In this post we’re going to quickly setup a registered server group and add to it three local SQL services that I have running on my machine. First though you may not be able to see the registered servers window, in order to display this go to the View menu -> Registered Servers or CTRL+ALT+G (I’m using SSMS 18 in this example)
Here’s my server list, currently blank. It has two groups already setup; one Local Server Groups where we will add our connections to and there’s also a group created for connections that have already been setup in Azure Data Studio.
To create a server group we need to right click on Local Server Groups and select the New Server Group option. This displays the new server group properties dialog box allowing us to give the group a name and add a description.
Clicking OK creates our new group under Local Server Groups:
Now we can start adding servers to our Local Test group.
On my machine I have three different instances of SQL Server running (I can run services.msc or use the dbatools command Get-DbaService to view these) and I’ll start by adding my localhost default instance to the group.
Right click on the newly created Local Test group and select New Server Registration, the following is displayed:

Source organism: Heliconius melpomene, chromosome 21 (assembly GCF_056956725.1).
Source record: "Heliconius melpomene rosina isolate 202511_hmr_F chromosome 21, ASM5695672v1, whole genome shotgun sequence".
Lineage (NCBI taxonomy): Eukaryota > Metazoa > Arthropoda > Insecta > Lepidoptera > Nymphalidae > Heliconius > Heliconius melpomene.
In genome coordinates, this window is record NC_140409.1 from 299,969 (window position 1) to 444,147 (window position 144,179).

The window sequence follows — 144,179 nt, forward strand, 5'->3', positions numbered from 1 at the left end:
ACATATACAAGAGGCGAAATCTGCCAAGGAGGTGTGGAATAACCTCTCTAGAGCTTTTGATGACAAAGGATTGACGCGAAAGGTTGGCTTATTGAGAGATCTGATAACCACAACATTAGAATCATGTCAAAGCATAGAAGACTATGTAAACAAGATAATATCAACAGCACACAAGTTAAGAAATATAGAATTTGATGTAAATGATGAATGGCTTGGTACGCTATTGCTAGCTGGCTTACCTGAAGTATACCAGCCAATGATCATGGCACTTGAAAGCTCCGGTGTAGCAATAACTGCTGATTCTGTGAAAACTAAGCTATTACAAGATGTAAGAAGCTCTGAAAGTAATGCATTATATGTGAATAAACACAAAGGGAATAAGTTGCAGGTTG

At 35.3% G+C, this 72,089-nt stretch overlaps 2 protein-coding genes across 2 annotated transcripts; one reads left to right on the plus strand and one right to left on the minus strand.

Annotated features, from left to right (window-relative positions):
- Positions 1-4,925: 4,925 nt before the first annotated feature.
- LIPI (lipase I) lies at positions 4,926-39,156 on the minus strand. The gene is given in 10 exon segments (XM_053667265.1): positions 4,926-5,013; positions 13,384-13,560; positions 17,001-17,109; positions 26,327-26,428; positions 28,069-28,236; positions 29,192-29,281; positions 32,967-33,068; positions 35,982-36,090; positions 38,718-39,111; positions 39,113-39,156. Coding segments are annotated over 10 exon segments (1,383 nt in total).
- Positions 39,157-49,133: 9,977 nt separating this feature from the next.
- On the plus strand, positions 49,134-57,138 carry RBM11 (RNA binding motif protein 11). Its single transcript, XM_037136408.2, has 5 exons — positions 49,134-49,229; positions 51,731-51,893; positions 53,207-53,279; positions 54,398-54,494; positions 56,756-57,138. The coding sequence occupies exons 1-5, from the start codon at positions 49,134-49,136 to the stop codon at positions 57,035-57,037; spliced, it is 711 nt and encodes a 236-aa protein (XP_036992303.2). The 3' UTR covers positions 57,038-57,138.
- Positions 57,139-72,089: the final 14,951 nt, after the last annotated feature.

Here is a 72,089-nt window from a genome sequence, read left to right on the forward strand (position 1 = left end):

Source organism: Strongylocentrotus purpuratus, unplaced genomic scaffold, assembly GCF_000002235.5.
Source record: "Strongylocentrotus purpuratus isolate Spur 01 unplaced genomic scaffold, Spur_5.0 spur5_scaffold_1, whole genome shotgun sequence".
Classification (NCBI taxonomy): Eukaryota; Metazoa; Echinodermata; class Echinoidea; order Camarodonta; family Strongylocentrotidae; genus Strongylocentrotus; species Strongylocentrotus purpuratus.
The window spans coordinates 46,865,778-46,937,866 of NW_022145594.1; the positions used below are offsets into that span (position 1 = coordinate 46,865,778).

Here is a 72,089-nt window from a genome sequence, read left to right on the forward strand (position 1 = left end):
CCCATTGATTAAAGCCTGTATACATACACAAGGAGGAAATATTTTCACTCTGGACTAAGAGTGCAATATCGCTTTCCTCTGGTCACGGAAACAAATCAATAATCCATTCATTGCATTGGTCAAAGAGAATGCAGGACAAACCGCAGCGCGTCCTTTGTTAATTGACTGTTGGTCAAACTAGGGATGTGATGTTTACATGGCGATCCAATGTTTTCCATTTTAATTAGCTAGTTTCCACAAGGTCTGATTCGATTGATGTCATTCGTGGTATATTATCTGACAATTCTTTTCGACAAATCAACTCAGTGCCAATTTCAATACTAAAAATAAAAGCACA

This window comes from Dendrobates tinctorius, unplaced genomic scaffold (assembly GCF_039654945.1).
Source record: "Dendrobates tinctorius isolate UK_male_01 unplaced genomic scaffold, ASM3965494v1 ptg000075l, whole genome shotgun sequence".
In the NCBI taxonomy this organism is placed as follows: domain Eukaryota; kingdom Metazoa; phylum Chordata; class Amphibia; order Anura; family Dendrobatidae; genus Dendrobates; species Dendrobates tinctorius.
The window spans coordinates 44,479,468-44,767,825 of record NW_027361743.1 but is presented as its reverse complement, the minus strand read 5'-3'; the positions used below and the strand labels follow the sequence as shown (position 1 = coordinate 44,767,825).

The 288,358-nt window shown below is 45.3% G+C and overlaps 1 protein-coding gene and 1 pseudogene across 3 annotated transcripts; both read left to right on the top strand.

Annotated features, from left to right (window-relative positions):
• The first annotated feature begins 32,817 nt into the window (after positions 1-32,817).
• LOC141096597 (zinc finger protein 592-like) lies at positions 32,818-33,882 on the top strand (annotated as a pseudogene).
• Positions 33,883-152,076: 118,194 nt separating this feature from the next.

This is an example where I have already filled in the relevant details. The top half is the connection details which is the same as connecting to any instance in Management Studio. Here I’m connecting to localhost (my default instance on this machine) using Windows authentication.
For my registered server I’ve given the instance a different name; Local Default Instance and added a description. In this case it’s my guillotines presentation testing server, although I might know the purpose of the server it’s really useful to add a description should I need to export the server list for somebody else.
That’s all we need to do so now we can click Test just to check that the connection is valid, hopefully we’ll see this message displayed:
If our connection test fails we’ll see an error message like the following in which case we’ll need to check the server details are correct and that it’s up and running etc:
If the test does work we can click save which will store the instance and it’s connection details in our server group:
If we hover over the name we’ll see a tooltip displaying the server description we added earlier, this is way better than looking through databases and trying to work out what they’re used for.
Now the real advantage comes with adding multiple servers to our group so now we’ll add another of my local instances to the server group, repeating the exact same process as before but with a different instance. In this example I’m going to add a 2012 instance of SQL Server Express, here’s my registered server group now:
We’ve now got a server group (Local Test) containing two different registered servers. As previously mentioned, organising our server lists into groups is really useful for large estates, particularly where different environment types are used. We could use a separate server group for our production and non-production instances, or even separate them by version or workload, just don’t over complicate the list with lots of groups and sub-groups!